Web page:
(image provided by china-mike.com, available here)
Recent reports out of China have revealed a trend which may have dire consequences for the Chinese, and the world, economy. Although the Chinese economy is currently growing faster than anticipated, its workforce is steadily declining. In 2012, the country’s working age population – men and women between the ages of 15 and 59 – fell by 3.45 million people to 937.27 million. Statistically this is only a small percentage; however, many view it as a foreshadowing of problems that are on the horizon. As the workforce declines, it increasingly puts China at risk of being in a position where the country will have too many dependents and not enough workers to support them. In other words, young Chinese people without siblings – not everyone’s an only child, since the one-child policy has some exceptions – will have to support as many as four grandparents and two parents in their old age. For the economy as a whole, there will be far fewer workers to produce the goods and services for a still mammoth population.
Granted, no one knows for sure if this worst case scenario will come true, and there are still measures the Chinese can take to alleviate the problem before it gets out of hand. For instance, one example includes turning to immigration. Historically, China has been a supplier of workers to the rest of the world, but as it ages the flow could reverse and the country might seek to recruit immigrants from neighbors like India, the Philippines, and Indonesia, which have large and relatively younger populations. China, however, like Japan, might find it hard to integrate or accept large numbers of foreigners in its midst. Thus, this quick fix would probably only be short term. Nonetheless, it could serve to bridge the gap of the nearly 20 years it would take for babies born now to enter the workforce.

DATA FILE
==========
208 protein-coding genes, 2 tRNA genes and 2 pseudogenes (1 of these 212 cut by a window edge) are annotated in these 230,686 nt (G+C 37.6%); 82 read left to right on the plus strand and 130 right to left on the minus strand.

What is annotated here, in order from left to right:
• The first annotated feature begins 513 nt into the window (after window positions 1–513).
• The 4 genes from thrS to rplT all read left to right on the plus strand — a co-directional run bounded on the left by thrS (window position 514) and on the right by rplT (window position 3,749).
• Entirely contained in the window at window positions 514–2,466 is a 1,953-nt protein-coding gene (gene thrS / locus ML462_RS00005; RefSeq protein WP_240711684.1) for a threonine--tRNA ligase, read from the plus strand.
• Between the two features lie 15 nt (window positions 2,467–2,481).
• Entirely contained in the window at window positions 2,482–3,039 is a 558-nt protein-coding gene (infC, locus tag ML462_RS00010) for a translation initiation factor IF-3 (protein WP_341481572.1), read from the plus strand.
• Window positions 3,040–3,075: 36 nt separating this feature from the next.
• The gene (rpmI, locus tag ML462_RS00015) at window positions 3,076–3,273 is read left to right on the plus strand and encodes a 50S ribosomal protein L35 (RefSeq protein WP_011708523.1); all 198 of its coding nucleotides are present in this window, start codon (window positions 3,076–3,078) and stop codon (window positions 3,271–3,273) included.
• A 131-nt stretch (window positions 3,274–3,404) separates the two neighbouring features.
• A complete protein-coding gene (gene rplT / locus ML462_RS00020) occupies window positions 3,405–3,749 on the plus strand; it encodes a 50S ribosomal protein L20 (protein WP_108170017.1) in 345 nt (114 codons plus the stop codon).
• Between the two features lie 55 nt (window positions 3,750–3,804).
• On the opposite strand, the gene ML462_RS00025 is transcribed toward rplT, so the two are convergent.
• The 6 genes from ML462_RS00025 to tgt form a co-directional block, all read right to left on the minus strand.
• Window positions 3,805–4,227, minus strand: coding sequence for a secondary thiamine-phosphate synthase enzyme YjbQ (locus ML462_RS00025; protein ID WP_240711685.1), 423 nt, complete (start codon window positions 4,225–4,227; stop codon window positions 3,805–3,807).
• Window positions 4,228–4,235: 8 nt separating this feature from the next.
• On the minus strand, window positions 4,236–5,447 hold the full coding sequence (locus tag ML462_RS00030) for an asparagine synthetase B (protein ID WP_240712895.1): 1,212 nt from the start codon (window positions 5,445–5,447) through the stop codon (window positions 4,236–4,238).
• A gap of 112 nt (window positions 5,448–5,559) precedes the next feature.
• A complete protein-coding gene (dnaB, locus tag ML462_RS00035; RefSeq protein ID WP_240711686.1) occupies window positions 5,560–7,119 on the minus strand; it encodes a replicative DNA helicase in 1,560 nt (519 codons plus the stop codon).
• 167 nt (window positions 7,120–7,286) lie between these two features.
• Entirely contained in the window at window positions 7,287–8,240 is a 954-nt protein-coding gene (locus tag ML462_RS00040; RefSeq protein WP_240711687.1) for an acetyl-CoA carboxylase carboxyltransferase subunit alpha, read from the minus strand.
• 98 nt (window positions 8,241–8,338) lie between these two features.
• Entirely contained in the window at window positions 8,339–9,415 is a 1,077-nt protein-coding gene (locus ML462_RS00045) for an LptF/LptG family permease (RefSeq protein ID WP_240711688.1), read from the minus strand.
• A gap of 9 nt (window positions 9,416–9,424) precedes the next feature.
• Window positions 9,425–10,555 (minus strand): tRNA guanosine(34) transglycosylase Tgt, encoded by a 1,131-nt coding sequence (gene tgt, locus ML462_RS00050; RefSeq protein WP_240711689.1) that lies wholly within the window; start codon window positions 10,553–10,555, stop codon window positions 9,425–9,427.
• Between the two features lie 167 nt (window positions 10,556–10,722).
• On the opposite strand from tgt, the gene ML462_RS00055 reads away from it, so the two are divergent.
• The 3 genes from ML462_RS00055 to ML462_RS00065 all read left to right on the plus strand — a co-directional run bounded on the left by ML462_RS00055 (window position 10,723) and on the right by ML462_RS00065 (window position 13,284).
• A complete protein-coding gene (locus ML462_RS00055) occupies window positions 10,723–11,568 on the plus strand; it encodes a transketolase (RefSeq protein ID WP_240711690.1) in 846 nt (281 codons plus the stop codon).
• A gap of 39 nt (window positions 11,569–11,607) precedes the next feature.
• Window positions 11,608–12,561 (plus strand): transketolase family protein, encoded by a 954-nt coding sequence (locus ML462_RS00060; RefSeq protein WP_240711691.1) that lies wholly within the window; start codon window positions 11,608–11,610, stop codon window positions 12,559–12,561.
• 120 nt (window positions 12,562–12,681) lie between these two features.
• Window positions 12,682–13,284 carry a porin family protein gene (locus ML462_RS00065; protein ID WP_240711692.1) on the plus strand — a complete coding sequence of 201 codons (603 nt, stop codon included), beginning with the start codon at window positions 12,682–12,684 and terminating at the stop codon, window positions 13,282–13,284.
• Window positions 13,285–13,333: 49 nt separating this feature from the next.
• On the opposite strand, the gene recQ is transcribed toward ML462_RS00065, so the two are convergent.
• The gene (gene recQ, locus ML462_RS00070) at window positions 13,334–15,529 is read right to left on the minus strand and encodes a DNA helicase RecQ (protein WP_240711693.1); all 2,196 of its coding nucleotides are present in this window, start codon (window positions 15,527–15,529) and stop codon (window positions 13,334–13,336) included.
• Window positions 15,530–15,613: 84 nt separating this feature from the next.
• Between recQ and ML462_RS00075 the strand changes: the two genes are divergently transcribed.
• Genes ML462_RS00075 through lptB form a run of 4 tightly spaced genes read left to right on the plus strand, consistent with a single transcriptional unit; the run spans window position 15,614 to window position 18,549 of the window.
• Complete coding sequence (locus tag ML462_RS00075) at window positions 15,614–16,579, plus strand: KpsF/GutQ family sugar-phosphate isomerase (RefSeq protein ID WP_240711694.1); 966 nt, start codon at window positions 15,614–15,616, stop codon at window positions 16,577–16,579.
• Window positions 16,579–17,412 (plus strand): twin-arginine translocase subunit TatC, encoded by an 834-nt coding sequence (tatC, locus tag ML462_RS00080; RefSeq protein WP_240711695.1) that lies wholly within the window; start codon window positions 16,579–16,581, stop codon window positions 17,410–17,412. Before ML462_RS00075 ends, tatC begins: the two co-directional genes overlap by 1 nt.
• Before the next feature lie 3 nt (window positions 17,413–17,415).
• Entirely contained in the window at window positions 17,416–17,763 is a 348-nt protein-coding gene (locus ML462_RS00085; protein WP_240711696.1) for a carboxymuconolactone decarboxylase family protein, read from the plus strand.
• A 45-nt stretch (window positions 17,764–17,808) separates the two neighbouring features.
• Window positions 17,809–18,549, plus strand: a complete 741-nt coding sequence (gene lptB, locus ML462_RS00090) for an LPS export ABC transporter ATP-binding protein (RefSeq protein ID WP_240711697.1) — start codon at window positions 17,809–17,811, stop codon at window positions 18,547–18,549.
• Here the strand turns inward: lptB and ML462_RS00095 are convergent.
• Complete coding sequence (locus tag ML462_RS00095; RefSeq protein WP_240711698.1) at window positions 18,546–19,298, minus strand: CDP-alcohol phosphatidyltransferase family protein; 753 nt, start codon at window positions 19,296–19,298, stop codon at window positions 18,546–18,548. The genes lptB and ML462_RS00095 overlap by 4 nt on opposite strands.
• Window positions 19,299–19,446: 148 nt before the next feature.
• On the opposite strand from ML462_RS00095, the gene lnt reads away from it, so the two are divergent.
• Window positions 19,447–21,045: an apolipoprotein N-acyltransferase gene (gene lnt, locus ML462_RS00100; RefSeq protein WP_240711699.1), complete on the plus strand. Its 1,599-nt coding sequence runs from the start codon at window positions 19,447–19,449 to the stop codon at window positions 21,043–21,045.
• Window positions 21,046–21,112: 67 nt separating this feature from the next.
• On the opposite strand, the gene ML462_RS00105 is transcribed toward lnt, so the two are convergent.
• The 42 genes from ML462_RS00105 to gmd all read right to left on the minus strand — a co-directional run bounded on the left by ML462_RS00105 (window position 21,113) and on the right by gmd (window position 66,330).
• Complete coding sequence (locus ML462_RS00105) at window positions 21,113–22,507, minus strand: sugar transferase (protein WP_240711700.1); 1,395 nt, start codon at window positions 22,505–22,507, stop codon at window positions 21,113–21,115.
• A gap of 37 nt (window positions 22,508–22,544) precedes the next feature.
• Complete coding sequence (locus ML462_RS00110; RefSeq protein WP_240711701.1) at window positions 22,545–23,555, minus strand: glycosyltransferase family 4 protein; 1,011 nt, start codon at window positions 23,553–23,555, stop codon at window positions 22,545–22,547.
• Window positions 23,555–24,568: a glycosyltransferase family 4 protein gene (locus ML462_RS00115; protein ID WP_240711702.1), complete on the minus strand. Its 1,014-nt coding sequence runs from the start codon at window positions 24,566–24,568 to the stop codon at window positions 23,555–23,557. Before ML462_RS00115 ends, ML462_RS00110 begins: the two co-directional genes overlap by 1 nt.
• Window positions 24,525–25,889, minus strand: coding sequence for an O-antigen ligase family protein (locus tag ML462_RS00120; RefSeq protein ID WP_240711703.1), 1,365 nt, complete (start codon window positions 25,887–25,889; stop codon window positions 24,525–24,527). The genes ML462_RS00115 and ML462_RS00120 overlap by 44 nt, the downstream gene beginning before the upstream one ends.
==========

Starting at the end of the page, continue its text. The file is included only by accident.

The declining workforce is only one reason to scrap the one child rule. There are moral reasons as well. It represents an invasion of privacy that leads to hardship and trauma, including unwanted abortions or sterilization. Some China experts are hopeful that China’s next president, Xi Jinping, is a reformer who will support more liberal policies. They hope one of the first changes he undertakes is to get rid of the one-child rule.
In your opinion, will China seriously entertain changing a law that has been on its books since 1979? If so, do you see it having the effect this article claims it will? What happens to the economies of countries that outsource much of their manufacturing to China if the Chinese workforce continues to decline?